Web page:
In that scene, Amara was a sea of emotions, some suppressed since she was a young deep-hued Dominican child growing up in Miami. Instead of playing off Hollywood's obvious ignorance, Amara let it be known that his colorism would not be tolerated. Although anti-blackness towards people of darker skin is nothing new, it had rarely been challenged on such a platform. Amara seeks to be the change she wishes to see in the world.
"Colorism and xenophobia are very real. It's more addressed in America and it exists a lot in Latin culture but it's not talked about as much. It's in the shadows," Amara said. "I definitely feel like in America you have a lot of people who speak out against racism. There are entertainers, activists, and even people on social media that will stand up against discrimination. There are strong movements in America that aren't as visible in the Latin community. So I think sometimes a lot goes unchallenged and people don't speak up in the same manner as they do in the U.S."
"I think in Latin culture, they've become numb to it. That's the thing about why I am vocal about these things. There are so many young people and adults experiencing the same thing. Women and young girls come up to me at the airports and on the streets and they hug me and tell me I speak for them. It's bigger than me... it's really about shifting a cultural norm and mindset that really hurts and impacts a lot of people around the world."
Amara hopes that being a voice will one day decrease the disparities in representation among Latin women. "I feel honestly like God has given me the blessing to really bring to light a really important issue that has been in the shadows for a very long time not just for Afro-Latinas, but for African-Americans who have been dealing with it forever and Black people throughout the Diaspora. For me, it's about fairness, representation and creating a balance in entertainment that is reflected of our diverse population and various looks."
Mike Pont/Getty Images
"I know, especially in the Latina community, people have been taught to think a certain way about beauty and when you look on television, magazines, and the media and you don't see yourself being represented, you can question if you are beautiful or where you fit in and I'm here to show everybody that, yes, we are what beauty is too. People aren't always going to accept you. That can be in your work, in society, or in a relationship, but that means they don't deserve you. You have to move on and away from other people's thoughts and love yourself."
As we approach Valentine's Day with so many women getting caught up in feelings, Amara says this transcendant message of self-acceptance has to be applied in love too. "People always search for someone to love them but you have to be in love with yourself first and love yourself just as much as you would want someone else to love you. Self love is vital. It's embracing who you are and loving the person you see in the mirror with all your flaws. Self love is not letting anybody or anything make you change who you are. It's understanding that there is only one of you and you are special," she said.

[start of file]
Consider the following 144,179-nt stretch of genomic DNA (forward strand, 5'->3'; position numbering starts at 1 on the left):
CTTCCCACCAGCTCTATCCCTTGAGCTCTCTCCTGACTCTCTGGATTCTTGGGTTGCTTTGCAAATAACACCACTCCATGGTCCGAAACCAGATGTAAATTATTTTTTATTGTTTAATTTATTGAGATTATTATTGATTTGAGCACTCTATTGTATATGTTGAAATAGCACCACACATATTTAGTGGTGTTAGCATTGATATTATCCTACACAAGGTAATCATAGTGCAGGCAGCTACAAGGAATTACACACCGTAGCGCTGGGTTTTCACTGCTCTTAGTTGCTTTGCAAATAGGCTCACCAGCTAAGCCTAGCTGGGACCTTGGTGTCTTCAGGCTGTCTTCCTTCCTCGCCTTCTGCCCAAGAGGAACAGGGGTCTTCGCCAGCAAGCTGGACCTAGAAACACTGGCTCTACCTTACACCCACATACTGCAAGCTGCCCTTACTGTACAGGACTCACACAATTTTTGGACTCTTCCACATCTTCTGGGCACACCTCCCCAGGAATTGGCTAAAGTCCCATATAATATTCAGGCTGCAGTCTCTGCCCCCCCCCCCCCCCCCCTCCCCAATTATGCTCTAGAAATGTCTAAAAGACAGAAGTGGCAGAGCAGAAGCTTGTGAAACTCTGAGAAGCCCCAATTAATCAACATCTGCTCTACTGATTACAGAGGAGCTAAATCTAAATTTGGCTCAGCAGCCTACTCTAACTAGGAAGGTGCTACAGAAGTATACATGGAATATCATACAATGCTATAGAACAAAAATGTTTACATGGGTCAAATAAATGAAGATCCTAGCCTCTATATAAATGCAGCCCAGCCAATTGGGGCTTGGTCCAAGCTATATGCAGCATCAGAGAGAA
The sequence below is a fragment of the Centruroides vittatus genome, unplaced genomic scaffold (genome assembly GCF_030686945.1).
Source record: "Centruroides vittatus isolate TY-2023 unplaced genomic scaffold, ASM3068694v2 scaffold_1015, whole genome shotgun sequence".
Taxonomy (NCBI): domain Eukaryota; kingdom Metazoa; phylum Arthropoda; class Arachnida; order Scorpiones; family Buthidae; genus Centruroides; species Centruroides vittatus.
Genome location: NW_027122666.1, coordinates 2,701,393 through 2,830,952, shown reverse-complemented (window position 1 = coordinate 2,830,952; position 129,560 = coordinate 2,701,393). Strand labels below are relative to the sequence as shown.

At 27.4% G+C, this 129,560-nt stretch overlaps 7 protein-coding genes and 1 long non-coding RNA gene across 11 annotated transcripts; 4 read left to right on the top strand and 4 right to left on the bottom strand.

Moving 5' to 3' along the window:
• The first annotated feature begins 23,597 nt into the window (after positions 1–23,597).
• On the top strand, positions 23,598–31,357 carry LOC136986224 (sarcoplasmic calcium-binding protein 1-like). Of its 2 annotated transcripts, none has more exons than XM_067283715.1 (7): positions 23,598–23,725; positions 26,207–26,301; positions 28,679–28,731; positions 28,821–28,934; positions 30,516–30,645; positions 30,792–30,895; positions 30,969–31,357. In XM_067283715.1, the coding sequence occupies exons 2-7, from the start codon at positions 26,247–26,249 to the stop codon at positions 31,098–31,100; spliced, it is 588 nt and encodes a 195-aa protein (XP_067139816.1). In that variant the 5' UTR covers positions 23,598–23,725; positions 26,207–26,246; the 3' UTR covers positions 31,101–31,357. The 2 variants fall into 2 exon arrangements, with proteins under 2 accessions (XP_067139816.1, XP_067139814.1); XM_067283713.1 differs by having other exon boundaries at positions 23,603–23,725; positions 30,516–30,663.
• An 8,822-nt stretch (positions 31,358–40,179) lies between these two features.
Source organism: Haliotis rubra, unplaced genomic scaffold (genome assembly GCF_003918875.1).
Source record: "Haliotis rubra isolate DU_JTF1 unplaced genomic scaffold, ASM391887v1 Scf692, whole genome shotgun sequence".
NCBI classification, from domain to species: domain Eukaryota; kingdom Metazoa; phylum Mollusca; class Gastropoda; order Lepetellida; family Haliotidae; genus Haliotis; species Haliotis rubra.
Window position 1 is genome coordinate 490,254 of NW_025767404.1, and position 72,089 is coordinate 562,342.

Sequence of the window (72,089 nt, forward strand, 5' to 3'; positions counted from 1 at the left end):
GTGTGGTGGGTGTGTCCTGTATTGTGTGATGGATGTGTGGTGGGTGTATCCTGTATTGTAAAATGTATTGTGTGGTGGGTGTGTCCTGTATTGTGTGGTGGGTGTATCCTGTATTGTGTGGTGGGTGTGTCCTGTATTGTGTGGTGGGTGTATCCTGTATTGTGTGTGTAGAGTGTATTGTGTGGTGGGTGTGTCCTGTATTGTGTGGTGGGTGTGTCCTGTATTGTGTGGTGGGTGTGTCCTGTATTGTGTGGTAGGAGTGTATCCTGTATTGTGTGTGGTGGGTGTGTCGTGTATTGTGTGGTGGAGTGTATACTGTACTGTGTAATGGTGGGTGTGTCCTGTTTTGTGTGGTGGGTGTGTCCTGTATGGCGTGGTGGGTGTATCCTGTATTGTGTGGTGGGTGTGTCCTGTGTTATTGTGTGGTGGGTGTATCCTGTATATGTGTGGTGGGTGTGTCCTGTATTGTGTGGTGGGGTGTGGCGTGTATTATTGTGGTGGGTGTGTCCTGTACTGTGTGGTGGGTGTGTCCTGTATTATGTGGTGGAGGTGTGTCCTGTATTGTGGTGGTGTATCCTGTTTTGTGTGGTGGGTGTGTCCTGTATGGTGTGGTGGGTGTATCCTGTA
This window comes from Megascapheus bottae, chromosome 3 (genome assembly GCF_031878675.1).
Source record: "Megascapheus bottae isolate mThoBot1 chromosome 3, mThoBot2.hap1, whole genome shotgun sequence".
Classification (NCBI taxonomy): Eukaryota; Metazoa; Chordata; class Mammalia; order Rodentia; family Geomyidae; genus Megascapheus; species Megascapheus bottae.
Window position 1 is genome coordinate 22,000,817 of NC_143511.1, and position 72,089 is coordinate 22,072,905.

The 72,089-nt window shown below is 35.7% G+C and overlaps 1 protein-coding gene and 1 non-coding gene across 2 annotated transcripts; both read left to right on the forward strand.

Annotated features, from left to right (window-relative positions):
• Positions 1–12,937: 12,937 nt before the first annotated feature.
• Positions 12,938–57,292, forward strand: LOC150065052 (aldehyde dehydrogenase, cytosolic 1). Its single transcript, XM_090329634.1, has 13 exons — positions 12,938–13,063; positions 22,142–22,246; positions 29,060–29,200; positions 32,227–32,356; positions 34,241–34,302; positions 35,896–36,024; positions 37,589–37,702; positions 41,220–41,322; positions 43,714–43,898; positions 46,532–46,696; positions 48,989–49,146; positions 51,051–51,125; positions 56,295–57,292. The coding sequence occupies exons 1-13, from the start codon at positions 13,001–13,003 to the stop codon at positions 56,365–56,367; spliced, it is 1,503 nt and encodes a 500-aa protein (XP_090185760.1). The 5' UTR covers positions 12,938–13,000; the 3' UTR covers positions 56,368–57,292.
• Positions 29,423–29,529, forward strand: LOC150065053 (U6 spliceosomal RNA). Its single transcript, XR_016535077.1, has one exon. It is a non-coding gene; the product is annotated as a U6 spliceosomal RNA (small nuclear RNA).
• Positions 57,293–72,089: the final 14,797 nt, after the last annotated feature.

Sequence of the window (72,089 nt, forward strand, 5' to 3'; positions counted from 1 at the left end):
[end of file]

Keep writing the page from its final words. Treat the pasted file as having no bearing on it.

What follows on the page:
"You alone are beautiful. You alone are art and that alone makes you beautiful. No one has to tell you that for it to be true. That's what self love is. For a very long time, I thought I needed other people's approval and another person's validation, but when I learned to love all of me, I let that go. If ever you want to change, do it because you want to not because someone made you feel like you had to."
Amara, in all her undeniable beauty, her sparkling talent, and her unapologetic nature is a queen in her own right, but with all her knowledge of self love and the relationship with self, we had to ask her what her relationship status was like. Briefly, she broached the topic of loving people who don't love you back, a common occurance among women. The message is still clear, love people who deserve you.
"Aye girl, l I've been there before, shoot. And it's painful. I've fallen in love hard with people who haven't loved me in the same way that I loved them and wouldn't give me the same energy I was giving to them but again when I began to understand self-love, I realized that not everyone deserves you. Not everyone deserves your energy and not everyone deserves the love you give."
She continued, "There may be instances where you may feel potential and you may think that you have the power to maybe bring that love out of someone but if someone doesn't love you...come on, you don't deserve to put yourself through that. More importantly, If someone puts you down ladies, please don't stick around and try to fix them. That's God's job, not yours. Don't waste your time. There's like 7.1 billion people in the world. If one person doesn't love you, keep it moving."
Outside of her activism and television, Amara is adding to her coins by working on her clothing line, touring, and her album of course. As she lays vocals to another track, she stops and shares a final message saying that it's important that every woman does what they love.
"From the time I was a young girl, I've known that everything that is happening is exactly what I wanted to do. I feel blessed. Music is everything to me. It's freedom. I think every woman knows what she wants to do in her life and I say to each of you, you must trust your instinct. You must pay attention to your energy and make choices based on energy. The process is not easy but if you stay true to yourself and put in the work, you will succeed."
Keep up with Amara La Negra @amaralanegraaln.
Featured image by Mike Pont/Getty Images